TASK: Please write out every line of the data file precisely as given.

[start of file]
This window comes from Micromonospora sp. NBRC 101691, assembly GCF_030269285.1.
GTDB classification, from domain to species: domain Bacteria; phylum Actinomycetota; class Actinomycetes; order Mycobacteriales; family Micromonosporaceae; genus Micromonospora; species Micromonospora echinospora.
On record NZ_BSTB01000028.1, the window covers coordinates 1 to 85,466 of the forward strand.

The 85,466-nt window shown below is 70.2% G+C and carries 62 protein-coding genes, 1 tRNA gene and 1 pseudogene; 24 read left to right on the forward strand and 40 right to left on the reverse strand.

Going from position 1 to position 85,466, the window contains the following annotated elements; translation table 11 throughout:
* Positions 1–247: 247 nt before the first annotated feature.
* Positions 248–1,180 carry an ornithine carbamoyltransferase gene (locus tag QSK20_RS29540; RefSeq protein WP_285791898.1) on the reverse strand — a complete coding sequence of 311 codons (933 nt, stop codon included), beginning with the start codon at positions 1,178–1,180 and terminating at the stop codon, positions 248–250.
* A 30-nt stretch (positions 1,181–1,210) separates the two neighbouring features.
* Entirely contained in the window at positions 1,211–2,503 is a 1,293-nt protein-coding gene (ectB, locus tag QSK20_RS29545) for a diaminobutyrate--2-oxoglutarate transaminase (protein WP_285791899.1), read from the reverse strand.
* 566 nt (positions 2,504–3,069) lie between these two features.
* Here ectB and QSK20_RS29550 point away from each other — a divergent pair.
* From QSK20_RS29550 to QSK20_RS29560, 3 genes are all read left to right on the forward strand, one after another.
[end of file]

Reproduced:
This window comes from Micromonospora sp. NBRC 101691, assembly GCF_030269285.1.
GTDB classification, from domain to species: domain Bacteria; phylum Actinomycetota; class Actinomycetes; order Mycobacteriales; family Micromonosporaceae; genus Micromonospora; species Micromonospora echinospora.
On record NZ_BSTB01000028.1, the window covers coordinates 1 to 85,466 of the forward strand.

The 85,466-nt window shown below is 70.2% G+C and carries 62 protein-coding genes, 1 tRNA gene and 1 pseudogene; 24 read left to right on the forward strand and 40 right to left on the reverse strand.

Going from position 1 to position 85,466, the window contains the following annotated elements; translation table 11 throughout:
* Positions 1–247: 247 nt before the first annotated feature.
* Positions 248–1,180 carry an ornithine carbamoyltransferase gene (locus tag QSK20_RS29540; RefSeq protein WP_285791898.1) on the reverse strand — a complete coding sequence of 311 codons (933 nt, stop codon included), beginning with the start codon at positions 1,178–1,180 and terminating at the stop codon, positions 248–250.
* A 30-nt stretch (positions 1,181–1,210) separates the two neighbouring features.
* Entirely contained in the window at positions 1,211–2,503 is a 1,293-nt protein-coding gene (ectB, locus tag QSK20_RS29545) for a diaminobutyrate--2-oxoglutarate transaminase (protein WP_285791899.1), read from the reverse strand.
* 566 nt (positions 2,504–3,069) lie between these two features.
* Here ectB and QSK20_RS29550 point away from each other — a divergent pair.
* From QSK20_RS29550 to QSK20_RS29560, 3 genes are all read left to right on the forward strand, one after another.